Every now and then over the past year, the prejudice lurking under the obsession with the four lads exploded into clear view. Memes emerged showing the men expressing racist views or taking the supposedly right-wing side in the culture war. At these points it became clear what had been motoring the prejudicial obsession with the four lads — a belief that they must be ‘gammon’, that truly foul word used to describe those lower-down-the-ladder sections of society who hold different views to the cultural elite.

It was these memes that hurt the young men the most. In an interview with the Tab, one of the men — Jamie Phillips — said: ‘It’s just not on. The last thing you want your face associated with is racism.’ Another, Connor Humpage, said the depiction of him and his friends as stupid and racist is just ‘stereotyping normal lads’. He slammed the trend for depicting ‘normal lads’ as ‘racist and simple’, saying it ‘couldn’t be any further from the truth’.

The four men are now all over the mainstream media. Newspapers are talking about them. LadBible has interviewed them. They were on Good Morning Britain this morning. So we now know more about them. Three work in the construction industry, Connor is a tattoo artist. They come across as conscientious, productive members of society, a far cry from the brainless gammon they have been depicted as.

Connor is currently working on a very good tattoo of George Floyd. He describes the accusations of racism as ‘so f**king frustrating’. Another member of the group, Alex Lacey, the one who is more diminutive than the others, received the most flak. His work number was made public and he received loads of prank calls. He told Good Morning Britain that it had a ‘massive effect’ on his mental health. That is really out of order.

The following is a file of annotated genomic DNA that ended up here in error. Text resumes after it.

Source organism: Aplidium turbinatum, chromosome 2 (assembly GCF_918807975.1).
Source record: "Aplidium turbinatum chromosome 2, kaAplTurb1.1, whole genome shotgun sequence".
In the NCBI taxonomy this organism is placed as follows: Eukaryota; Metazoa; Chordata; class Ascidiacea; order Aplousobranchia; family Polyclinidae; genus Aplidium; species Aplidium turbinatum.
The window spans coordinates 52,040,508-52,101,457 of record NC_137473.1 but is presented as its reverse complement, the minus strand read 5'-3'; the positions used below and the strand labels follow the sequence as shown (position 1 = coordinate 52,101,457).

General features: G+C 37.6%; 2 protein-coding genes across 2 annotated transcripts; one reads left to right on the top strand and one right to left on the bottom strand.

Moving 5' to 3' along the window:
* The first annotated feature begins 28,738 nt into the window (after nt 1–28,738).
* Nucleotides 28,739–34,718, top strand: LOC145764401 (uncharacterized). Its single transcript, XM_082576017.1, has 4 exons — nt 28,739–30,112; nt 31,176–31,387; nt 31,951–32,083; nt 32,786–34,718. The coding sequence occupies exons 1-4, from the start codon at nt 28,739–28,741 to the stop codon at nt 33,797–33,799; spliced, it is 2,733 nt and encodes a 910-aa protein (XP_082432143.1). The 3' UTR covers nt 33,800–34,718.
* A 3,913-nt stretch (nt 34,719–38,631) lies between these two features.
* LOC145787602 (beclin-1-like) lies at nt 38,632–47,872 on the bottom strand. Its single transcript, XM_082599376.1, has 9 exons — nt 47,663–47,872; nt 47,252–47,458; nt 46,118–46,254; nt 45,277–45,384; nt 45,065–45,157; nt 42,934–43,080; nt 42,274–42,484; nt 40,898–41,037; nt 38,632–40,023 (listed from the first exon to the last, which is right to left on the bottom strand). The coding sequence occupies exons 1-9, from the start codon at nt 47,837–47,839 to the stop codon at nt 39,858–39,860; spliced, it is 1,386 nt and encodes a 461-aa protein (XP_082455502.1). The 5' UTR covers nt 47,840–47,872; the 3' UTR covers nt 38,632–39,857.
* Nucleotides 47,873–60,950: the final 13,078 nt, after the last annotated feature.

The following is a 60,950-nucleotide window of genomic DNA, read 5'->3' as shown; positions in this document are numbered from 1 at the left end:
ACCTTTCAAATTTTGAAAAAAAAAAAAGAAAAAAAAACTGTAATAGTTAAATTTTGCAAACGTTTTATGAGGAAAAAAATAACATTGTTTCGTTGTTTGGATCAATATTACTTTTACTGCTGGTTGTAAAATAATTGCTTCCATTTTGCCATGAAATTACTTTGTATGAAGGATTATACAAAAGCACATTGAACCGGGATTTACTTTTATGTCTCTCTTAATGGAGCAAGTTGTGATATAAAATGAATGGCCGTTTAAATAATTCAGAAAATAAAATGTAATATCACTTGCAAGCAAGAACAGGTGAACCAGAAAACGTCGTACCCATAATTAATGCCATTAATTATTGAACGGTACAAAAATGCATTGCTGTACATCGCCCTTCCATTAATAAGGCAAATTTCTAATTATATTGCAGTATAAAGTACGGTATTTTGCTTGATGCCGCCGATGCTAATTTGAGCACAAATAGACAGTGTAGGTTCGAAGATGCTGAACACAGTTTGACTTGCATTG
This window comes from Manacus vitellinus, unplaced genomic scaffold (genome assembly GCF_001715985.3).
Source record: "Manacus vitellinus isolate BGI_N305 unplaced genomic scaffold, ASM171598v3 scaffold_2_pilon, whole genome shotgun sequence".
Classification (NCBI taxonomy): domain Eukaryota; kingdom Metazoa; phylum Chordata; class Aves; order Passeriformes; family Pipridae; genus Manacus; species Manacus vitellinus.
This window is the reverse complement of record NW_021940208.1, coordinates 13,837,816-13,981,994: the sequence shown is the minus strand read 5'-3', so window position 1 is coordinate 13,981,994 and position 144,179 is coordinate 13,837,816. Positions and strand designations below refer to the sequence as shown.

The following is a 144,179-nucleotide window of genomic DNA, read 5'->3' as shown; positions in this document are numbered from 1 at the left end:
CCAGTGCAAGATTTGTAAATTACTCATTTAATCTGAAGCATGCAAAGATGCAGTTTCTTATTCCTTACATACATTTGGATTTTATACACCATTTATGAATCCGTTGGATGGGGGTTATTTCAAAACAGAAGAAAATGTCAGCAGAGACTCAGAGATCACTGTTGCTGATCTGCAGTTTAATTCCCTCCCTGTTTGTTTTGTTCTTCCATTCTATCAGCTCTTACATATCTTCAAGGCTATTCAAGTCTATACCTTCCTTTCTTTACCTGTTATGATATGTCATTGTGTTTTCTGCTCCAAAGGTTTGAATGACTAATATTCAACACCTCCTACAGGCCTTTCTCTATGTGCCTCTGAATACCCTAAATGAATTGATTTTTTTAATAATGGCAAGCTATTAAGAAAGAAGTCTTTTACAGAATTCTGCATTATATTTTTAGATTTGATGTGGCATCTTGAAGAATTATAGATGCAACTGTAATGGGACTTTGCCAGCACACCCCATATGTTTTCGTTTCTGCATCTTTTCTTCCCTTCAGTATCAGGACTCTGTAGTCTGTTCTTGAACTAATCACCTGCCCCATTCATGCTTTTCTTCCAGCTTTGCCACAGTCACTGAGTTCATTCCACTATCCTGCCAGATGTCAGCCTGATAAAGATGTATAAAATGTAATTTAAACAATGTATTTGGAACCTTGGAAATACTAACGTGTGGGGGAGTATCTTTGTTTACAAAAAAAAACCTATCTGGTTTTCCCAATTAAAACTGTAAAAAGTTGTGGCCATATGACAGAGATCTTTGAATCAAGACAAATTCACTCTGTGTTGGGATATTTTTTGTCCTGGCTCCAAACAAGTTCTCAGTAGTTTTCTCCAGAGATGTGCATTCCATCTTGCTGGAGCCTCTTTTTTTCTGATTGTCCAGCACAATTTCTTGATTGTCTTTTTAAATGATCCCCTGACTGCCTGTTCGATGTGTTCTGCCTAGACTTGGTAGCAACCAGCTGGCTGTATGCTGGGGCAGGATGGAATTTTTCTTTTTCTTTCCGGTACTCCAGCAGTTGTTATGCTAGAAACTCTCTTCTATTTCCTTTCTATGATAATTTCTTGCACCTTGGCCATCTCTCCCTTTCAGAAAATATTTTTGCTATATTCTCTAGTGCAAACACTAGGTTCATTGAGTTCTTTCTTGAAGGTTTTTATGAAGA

Thankfully the tide seems to be turning on the four lads meme. Last week the photo was given the deepfake treatment, creating a new meme showing the lads singing a sea shanty. It’s funny and strangely touching. The four men themselves think this meme is the best one so far. It has made them go truly global.

Perhaps now the prejudices of British meme-makers who look with such contempt upon a certain kind of working-class lad will give way to a fairer treatment of the four human beings in this photograph. Some are predicting the men could even monetise their online fame — post-lockdown, of course — by opening nightclubs, making guest appearances, and so on. Let’s hope they do. Though I’m sure keyboard warriors will take to the web to denounce that as vulgar too.

Whatever becomes of the four lads, let’s not forget the snobbery that made them famous. There was nothing shocking about the photograph of their night out. I’m sure they had a great time. No, what is shocking today is the leftish, liberal bile against ‘gammon’, which is really just another way of calling certain sections of society ‘pigs’. Four hard-working young men who like to have a good time vs internet saddos who think it’s funny to mock ‘lower-class’ habits and fashions — yeah, it really isn’t hard to work out which side is the decent one.